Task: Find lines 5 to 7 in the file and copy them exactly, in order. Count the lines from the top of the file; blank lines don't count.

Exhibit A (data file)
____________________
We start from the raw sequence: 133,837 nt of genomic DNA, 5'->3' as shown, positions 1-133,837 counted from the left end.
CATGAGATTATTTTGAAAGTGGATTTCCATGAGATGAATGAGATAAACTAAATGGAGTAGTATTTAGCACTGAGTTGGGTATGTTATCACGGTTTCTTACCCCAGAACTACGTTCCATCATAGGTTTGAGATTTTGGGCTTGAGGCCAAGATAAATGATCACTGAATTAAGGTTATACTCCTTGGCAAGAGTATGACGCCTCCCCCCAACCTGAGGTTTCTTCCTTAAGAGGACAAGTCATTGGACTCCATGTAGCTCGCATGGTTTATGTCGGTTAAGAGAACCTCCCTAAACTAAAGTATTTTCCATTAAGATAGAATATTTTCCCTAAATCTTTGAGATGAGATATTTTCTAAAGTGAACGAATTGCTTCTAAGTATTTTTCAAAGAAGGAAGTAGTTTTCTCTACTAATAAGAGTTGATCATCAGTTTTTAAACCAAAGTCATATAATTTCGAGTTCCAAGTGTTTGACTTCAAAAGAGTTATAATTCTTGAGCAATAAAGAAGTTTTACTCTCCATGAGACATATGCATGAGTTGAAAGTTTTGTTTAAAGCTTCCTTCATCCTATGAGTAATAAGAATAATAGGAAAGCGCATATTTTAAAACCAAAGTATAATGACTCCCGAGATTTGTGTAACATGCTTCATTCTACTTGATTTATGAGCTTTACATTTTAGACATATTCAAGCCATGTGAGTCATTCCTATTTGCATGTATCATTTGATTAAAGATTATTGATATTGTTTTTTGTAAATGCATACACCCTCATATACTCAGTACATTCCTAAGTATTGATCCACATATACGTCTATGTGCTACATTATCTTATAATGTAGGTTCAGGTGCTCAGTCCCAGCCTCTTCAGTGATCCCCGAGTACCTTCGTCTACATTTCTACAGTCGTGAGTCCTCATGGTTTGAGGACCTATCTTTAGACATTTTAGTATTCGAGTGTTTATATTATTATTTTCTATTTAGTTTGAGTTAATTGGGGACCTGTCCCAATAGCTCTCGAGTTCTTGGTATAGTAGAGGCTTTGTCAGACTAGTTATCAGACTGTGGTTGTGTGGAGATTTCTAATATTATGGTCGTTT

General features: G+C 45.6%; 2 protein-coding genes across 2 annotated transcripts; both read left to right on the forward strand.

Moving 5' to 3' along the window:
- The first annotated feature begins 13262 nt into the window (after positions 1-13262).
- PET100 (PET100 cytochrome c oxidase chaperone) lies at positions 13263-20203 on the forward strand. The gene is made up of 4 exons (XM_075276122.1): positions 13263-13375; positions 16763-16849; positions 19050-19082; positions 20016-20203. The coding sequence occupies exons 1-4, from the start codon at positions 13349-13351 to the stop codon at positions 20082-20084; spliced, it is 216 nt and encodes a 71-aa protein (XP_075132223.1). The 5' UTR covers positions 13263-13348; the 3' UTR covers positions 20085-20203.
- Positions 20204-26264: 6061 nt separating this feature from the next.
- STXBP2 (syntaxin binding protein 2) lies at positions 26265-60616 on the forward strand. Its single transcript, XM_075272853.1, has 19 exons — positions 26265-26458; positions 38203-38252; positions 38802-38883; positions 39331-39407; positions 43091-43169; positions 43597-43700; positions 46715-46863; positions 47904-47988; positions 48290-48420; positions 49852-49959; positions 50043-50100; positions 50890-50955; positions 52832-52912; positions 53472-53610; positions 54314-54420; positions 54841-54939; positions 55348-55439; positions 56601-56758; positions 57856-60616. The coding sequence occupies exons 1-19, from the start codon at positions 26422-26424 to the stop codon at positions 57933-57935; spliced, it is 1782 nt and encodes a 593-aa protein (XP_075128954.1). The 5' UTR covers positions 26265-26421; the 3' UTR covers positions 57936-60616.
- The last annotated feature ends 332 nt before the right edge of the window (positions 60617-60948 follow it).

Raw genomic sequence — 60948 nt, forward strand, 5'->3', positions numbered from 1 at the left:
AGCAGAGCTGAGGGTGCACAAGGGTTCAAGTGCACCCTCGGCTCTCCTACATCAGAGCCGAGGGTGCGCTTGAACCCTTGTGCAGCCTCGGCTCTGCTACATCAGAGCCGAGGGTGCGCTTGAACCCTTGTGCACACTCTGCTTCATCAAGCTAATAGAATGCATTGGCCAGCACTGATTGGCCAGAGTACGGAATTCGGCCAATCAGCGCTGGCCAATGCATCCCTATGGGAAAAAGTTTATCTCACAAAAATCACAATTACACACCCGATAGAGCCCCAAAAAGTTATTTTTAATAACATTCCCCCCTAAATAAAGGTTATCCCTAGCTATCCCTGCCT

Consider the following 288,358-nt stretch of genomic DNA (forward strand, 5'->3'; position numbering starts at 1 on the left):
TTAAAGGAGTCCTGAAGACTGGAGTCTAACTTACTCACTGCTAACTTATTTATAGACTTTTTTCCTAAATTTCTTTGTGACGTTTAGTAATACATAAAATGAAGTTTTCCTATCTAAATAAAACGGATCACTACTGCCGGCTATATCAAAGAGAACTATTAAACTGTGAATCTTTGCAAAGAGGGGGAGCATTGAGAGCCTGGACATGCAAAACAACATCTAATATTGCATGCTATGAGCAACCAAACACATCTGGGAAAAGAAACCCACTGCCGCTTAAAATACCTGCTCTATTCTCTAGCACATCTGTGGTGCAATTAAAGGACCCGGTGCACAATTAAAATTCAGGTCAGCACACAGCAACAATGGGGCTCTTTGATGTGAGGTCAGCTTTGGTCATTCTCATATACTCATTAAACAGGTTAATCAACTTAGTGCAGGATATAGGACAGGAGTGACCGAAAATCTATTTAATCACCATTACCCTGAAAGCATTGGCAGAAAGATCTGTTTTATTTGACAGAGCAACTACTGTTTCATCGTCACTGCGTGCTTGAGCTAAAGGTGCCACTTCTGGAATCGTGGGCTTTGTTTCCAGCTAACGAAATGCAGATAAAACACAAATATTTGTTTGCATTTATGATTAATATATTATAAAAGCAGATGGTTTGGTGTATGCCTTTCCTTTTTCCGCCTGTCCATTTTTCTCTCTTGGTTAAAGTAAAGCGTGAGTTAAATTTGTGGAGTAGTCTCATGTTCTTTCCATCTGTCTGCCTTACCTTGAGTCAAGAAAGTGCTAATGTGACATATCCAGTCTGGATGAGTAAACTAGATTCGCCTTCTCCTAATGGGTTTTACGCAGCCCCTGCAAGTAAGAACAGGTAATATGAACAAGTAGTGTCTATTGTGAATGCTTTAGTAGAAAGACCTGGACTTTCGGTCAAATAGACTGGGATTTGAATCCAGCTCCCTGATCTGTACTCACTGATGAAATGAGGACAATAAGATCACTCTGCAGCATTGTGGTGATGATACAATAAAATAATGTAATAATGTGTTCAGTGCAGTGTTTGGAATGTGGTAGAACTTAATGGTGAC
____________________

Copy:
- The first annotated feature begins 13262 nt into the window (after positions 1-13262).
- PET100 (PET100 cytochrome c oxidase chaperone) lies at positions 13263-20203 on the forward strand. The gene is made up of 4 exons (XM_075276122.1): positions 13263-13375; positions 16763-16849; positions 19050-19082; positions 20016-20203. The coding sequence occupies exons 1-4, from the start codon at positions 13349-13351 to the stop codon at positions 20082-20084; spliced, it is 216 nt and encodes a 71-aa protein (XP_075132223.1). The 5' UTR covers positions 13263-13348; the 3' UTR covers positions 20085-20203.
- Positions 20204-26264: 6061 nt separating this feature from the next.